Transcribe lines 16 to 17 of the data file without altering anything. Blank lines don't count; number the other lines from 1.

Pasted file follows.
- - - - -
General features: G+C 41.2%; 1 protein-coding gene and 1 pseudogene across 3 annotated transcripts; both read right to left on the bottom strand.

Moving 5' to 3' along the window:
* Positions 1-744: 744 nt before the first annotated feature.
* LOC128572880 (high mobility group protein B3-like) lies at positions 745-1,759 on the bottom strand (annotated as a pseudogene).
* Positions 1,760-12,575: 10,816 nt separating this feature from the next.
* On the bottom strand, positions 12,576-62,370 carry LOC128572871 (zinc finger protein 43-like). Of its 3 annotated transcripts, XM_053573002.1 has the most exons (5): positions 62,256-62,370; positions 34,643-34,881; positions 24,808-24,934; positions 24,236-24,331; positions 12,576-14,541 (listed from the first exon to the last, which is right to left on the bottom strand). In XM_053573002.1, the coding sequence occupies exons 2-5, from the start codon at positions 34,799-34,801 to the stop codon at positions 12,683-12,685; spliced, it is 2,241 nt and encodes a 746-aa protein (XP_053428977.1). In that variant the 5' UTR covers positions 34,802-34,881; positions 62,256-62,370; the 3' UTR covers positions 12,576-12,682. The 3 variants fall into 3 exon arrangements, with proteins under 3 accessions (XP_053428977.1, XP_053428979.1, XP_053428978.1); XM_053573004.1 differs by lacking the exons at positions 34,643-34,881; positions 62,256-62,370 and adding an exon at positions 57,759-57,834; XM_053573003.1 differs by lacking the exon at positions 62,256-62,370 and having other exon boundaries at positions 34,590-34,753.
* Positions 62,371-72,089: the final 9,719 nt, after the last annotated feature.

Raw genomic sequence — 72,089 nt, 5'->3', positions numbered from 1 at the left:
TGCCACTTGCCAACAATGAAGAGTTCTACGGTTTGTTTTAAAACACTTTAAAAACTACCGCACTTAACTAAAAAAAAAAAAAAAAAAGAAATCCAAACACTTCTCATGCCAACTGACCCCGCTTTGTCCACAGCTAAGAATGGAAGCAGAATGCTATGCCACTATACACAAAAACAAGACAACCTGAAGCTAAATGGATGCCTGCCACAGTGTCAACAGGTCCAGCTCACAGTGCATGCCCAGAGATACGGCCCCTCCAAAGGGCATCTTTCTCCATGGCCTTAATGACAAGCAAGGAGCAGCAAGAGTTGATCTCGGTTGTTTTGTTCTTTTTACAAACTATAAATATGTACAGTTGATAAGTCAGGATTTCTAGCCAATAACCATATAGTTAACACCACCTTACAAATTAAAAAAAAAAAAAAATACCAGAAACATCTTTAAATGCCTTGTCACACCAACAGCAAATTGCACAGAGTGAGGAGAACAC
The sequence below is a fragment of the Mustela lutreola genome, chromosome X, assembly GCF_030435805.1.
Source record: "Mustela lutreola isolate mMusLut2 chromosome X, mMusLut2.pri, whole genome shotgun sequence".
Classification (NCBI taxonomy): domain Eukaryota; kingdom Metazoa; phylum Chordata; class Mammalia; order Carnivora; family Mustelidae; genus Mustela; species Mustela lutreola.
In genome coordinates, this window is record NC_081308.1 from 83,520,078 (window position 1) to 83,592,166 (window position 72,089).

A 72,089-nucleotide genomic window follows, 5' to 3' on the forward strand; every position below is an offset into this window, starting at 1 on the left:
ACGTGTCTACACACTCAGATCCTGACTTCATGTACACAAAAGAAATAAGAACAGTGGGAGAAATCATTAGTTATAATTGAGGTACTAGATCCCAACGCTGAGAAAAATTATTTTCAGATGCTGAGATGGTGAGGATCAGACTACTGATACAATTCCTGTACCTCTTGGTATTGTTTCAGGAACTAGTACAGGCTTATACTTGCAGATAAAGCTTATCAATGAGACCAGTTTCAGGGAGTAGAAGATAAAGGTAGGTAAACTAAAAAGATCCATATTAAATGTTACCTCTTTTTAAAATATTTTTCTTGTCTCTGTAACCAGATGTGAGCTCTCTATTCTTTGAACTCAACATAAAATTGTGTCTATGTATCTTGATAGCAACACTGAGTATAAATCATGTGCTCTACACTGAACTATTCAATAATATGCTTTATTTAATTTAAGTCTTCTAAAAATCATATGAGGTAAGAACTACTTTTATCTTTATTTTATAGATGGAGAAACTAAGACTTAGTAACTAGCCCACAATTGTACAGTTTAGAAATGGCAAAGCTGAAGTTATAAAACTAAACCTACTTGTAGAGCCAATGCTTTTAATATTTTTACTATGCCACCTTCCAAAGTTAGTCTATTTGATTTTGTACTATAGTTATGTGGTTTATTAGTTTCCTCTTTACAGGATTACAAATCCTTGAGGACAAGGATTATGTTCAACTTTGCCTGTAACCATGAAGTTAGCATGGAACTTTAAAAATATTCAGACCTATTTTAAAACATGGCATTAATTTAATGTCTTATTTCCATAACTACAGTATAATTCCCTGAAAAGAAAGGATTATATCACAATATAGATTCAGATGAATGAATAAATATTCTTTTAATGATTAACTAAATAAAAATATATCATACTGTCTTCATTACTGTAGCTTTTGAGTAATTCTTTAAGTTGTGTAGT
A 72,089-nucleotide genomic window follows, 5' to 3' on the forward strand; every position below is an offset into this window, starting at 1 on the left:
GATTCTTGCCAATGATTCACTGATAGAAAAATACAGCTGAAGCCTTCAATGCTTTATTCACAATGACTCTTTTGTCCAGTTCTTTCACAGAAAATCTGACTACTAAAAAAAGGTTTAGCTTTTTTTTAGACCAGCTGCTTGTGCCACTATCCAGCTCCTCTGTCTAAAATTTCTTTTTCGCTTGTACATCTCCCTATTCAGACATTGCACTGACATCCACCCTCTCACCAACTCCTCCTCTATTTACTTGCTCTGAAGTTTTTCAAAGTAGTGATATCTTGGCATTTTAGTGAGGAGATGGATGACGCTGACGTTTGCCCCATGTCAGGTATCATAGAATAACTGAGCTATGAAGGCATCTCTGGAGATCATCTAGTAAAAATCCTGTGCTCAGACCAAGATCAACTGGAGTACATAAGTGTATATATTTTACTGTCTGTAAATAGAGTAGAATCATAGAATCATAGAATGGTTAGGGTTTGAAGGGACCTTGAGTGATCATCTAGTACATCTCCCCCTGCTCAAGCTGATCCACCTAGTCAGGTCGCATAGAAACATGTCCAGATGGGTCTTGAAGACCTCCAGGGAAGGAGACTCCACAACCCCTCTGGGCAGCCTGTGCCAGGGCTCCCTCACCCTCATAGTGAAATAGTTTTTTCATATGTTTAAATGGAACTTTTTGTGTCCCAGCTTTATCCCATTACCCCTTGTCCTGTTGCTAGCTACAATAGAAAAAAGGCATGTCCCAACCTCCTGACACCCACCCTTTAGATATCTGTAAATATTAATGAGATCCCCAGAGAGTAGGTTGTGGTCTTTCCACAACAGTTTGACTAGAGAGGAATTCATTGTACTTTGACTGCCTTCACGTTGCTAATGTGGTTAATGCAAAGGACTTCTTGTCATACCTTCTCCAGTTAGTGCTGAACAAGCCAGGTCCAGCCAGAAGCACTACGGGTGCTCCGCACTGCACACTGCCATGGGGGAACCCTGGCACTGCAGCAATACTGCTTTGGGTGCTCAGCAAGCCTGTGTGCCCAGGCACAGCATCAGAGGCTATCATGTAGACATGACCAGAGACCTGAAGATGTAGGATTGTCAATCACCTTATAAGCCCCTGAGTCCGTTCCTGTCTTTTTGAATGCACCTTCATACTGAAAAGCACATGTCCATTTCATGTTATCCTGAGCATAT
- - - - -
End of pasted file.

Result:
A 72,089-nucleotide genomic window follows, 5' to 3' on the forward strand; every position below is an offset into this window, starting at 1 on the left:
GATTCTTGCCAATGATTCACTGATAGAAAAATACAGCTGAAGCCTTCAATGCTTTATTCACAATGACTCTTTTGTCCAGTTCTTTCACAGAAAATCTGACTACTAAAAAAAGGTTTAGCTTTTTTTTAGACCAGCTGCTTGTGCCACTATCCAGCTCCTCTGTCTAAAATTTCTTTTTCGCTTGTACATCTCCCTATTCAGACATTGCACTGACATCCACCCTCTCACCAACTCCTCCTCTATTTACTTGCTCTGAAGTTTTTCAAAGTAGTGATATCTTGGCATTTTAGTGAGGAGATGGATGACGCTGACGTTTGCCCCATGTCAGGTATCATAGAATAACTGAGCTATGAAGGCATCTCTGGAGATCATCTAGTAAAAATCCTGTGCTCAGACCAAGATCAACTGGAGTACATAAGTGTATATATTTTACTGTCTGTAAATAGAGTAGAATCATAGAATCATAGAATGGTTAGGGTTTGAAGGGACCTTGAGTGATCATCTAGTACATCTCCCCCTGCTCAAGCTGATCCACCTAGTCAGGTCGCATAGAAACATGTCCAGATGGGTCTTGAAGACCTCCAGGGAAGGAGACTCCACAACCCCTCTGGGCAGCCTGTGCCAGGGCTCCCTCACCCTCATAGTGAAATAGTTTTTTCATATGTTTAAATGGAACTTTTTGTGTCCCAGCTTTATCCCATTACCCCTTGTCCTGTTGCTAGCTACAATAGAAAAAAGGCATGTCCCAACCTCCTGACACCCACCCTTTAGATATCTGTAAATATTAATGAGATCCCCAGAGAGTAGGTTGTGGTCTTTCCACAACAGTTTGACTAGAGAGGAATTCATTGTACTTTGACTGCCTTCACGTTGCTAATGTGGTTAATGCAAAGGACTTCTTGTCATACCTTCTCCAGTTAGTGCTGAACAAGCCAGGTCCAGCCAGAAGCACTACGGGTGCTCCGCACTGCACACTGCCATGGGGGAACCCTGGCACTGCAGCAATACTGCTTTGGGTGCTCAGCAAGCCTGTGTGCCCAGGCACAGCATCAGAGGCTATCATGTAGACATGACCAGAGACCTGAAGATGTAGGATTGTCAATCACCTTATAAGCCCCTGAGTCCGTTCCTGTCTTTTTGAATGCACCTTCATACTGAAAAGCACATGTCCATTTCATGTTATCCTGAGCATAT